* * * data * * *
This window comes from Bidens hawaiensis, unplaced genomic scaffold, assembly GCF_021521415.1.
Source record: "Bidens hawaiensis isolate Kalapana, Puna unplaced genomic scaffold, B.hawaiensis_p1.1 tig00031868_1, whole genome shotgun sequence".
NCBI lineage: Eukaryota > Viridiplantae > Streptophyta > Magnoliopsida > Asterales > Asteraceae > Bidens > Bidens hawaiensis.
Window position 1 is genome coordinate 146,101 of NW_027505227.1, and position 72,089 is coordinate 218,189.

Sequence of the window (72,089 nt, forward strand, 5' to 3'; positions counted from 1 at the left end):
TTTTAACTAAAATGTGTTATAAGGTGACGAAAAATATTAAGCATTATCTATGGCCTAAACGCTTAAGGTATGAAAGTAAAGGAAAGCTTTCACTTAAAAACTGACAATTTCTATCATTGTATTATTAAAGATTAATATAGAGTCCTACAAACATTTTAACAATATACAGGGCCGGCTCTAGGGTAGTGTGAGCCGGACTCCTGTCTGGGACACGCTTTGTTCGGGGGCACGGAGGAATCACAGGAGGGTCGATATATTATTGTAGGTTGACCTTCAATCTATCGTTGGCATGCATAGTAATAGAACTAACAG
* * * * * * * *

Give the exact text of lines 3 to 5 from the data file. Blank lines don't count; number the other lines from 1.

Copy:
NCBI lineage: Eukaryota > Viridiplantae > Streptophyta > Magnoliopsida > Asterales > Asteraceae > Bidens > Bidens hawaiensis.
Window position 1 is genome coordinate 146,101 of NW_027505227.1, and position 72,089 is coordinate 218,189.

Sequence of the window (72,089 nt, forward strand, 5' to 3'; positions counted from 1 at the left end):